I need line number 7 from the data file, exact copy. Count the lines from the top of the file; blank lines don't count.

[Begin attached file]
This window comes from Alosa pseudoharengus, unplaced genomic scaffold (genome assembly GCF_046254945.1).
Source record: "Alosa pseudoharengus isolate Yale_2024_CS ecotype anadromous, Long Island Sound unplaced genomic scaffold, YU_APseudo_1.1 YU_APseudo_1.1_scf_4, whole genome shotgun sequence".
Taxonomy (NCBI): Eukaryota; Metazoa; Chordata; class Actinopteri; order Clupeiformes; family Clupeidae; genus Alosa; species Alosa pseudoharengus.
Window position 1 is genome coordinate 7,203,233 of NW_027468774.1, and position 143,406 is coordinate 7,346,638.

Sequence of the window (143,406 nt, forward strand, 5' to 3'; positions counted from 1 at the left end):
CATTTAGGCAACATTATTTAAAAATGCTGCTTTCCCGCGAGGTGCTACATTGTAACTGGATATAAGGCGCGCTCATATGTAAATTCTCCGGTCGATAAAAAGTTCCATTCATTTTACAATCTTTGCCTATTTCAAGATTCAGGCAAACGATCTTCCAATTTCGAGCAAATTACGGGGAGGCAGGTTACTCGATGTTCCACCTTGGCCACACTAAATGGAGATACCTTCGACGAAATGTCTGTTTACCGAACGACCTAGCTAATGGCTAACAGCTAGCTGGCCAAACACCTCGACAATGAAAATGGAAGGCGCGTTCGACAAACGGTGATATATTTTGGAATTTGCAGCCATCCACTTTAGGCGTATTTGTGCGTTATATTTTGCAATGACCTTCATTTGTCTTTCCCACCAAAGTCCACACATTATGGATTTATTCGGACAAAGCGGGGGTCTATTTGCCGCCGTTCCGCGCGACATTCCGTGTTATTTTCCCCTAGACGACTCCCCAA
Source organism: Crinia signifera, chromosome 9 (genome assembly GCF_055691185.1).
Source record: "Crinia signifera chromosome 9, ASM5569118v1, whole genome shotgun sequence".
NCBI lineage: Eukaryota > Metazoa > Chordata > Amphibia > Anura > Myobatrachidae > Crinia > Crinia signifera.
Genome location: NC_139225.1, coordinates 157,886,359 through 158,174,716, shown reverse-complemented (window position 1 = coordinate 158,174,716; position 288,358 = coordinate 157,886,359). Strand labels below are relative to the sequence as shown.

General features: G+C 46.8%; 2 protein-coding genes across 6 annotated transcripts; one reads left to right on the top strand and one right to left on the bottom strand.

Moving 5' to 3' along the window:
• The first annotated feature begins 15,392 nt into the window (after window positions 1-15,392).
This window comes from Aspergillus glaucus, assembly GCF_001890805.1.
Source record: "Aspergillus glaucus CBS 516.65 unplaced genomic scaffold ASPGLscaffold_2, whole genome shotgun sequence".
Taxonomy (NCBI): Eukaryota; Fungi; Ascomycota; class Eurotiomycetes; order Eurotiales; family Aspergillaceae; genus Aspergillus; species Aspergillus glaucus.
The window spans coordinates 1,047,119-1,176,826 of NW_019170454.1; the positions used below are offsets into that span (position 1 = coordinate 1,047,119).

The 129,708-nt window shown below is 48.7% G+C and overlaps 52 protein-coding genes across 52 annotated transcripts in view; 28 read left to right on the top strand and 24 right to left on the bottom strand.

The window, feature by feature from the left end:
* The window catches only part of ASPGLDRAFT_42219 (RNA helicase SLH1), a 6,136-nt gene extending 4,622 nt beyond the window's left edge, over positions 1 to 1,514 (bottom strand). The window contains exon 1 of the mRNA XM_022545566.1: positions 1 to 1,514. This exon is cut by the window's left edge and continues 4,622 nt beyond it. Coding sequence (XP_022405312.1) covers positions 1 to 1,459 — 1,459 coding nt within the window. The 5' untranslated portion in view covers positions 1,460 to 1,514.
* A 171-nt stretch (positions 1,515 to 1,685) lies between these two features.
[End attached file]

Source organism: Crinia signifera, chromosome 9 (genome assembly GCF_055691185.1).